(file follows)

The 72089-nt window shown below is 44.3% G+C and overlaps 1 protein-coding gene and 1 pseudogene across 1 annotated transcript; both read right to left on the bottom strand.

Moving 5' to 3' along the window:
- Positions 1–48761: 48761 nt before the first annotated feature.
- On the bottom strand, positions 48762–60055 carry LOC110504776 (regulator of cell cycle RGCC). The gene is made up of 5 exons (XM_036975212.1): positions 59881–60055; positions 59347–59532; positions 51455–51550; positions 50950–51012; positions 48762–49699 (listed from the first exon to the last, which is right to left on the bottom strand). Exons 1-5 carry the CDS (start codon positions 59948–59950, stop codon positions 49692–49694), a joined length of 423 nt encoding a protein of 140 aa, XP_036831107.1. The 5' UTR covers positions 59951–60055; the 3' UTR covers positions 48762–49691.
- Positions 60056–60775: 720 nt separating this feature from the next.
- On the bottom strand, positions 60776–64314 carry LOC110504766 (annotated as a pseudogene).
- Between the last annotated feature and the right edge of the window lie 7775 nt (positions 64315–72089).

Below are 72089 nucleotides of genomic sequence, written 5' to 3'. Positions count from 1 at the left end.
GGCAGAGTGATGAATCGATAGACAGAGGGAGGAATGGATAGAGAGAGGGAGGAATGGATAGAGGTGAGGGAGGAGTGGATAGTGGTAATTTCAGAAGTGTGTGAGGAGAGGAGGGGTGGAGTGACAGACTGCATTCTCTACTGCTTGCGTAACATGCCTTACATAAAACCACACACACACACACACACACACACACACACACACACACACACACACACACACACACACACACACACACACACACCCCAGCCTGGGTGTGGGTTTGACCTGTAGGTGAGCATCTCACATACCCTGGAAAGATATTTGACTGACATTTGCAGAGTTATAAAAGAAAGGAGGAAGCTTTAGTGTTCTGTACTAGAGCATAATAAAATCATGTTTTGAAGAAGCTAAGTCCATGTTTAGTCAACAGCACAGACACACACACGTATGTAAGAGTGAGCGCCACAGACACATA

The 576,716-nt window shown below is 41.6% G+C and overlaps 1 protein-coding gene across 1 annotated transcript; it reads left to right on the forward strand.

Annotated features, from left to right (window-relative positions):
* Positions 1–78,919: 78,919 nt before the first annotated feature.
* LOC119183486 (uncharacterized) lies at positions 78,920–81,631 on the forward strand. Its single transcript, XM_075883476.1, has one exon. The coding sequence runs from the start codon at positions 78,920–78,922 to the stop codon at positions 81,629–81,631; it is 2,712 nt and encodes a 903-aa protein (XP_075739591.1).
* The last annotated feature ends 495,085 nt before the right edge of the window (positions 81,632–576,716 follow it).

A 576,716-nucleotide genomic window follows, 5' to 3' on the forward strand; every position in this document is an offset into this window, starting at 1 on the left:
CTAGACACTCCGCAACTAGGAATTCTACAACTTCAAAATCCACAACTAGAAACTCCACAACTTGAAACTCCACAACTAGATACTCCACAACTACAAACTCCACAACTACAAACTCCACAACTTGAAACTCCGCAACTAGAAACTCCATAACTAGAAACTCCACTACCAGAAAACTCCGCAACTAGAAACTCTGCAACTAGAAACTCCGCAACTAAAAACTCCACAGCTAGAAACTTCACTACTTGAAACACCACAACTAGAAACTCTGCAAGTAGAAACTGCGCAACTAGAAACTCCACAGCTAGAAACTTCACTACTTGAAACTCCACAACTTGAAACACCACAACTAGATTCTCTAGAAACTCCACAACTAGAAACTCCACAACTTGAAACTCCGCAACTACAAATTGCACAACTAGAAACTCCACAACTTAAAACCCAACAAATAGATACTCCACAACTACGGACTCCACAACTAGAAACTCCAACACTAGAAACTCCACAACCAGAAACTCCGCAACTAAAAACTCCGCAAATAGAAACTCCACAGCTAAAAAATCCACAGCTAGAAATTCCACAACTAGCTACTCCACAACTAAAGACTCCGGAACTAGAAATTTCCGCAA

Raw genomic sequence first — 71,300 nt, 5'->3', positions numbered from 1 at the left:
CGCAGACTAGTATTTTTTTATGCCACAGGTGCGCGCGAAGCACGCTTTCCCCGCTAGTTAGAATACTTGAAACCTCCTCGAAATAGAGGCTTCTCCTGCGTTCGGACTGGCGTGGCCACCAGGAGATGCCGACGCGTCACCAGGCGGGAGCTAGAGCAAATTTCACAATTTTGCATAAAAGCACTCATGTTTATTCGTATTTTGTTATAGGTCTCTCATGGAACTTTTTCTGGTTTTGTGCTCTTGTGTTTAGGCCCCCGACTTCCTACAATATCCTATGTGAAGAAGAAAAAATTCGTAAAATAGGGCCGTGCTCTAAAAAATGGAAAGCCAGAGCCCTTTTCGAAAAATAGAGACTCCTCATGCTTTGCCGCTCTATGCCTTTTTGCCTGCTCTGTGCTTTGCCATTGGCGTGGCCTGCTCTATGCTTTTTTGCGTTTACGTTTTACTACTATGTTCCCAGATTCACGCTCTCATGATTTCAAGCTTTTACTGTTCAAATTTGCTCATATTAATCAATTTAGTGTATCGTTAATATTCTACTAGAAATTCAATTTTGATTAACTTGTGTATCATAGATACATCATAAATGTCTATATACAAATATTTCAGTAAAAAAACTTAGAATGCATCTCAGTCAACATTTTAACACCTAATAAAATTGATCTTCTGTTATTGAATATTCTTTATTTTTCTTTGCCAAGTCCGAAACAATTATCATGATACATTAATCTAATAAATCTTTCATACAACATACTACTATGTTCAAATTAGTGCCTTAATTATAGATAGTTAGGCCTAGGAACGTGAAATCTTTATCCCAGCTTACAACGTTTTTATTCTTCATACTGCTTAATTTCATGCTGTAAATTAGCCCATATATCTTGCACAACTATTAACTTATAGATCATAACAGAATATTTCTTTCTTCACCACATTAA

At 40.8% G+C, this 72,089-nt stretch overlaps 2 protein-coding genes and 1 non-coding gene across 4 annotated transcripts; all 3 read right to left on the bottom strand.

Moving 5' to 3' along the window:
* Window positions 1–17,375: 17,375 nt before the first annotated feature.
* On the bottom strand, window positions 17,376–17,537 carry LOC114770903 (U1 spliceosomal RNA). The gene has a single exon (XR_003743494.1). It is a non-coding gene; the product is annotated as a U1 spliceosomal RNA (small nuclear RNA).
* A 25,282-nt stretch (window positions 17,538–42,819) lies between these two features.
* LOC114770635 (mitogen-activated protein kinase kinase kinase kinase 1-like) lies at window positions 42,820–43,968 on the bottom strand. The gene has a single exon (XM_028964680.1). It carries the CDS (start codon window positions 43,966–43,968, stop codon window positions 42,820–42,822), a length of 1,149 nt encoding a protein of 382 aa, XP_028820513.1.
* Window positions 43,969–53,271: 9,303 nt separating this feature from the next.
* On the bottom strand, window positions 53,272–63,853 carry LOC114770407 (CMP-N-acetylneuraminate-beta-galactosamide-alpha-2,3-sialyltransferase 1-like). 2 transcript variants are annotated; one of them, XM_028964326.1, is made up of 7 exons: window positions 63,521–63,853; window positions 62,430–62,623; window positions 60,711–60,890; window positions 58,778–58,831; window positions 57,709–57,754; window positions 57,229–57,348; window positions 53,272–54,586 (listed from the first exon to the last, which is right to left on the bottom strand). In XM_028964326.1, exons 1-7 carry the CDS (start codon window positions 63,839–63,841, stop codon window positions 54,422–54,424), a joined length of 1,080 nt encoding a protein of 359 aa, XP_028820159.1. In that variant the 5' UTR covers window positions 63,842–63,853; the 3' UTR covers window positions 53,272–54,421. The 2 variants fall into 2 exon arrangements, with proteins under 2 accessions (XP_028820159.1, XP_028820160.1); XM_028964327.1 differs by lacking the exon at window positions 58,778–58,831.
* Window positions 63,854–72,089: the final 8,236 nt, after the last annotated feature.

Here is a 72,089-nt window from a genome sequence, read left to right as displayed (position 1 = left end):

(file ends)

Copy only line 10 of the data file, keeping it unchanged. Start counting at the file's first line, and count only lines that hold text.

The 576,716-nt window shown below is 41.6% G+C and overlaps 1 protein-coding gene across 1 annotated transcript; it reads left to right on the forward strand.